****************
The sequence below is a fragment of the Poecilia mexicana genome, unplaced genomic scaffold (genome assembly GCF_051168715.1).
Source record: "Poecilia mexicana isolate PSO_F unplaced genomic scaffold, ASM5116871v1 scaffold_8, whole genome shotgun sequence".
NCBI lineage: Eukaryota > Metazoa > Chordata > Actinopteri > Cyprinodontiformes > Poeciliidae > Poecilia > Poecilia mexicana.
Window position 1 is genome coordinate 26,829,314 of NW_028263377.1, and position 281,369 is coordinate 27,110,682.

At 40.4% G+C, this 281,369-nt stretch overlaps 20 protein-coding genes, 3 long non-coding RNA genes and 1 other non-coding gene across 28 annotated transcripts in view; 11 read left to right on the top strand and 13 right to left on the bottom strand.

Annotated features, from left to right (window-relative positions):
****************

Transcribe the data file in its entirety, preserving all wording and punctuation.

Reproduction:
The sequence below is a fragment of the Poecilia mexicana genome, unplaced genomic scaffold (genome assembly GCF_051168715.1).
Source record: "Poecilia mexicana isolate PSO_F unplaced genomic scaffold, ASM5116871v1 scaffold_8, whole genome shotgun sequence".
NCBI lineage: Eukaryota > Metazoa > Chordata > Actinopteri > Cyprinodontiformes > Poeciliidae > Poecilia > Poecilia mexicana.
Window position 1 is genome coordinate 26,829,314 of NW_028263377.1, and position 281,369 is coordinate 27,110,682.

At 40.4% G+C, this 281,369-nt stretch overlaps 20 protein-coding genes, 3 long non-coding RNA genes and 1 other non-coding gene across 28 annotated transcripts in view; 11 read left to right on the top strand and 13 right to left on the bottom strand.

Annotated features, from left to right (window-relative positions):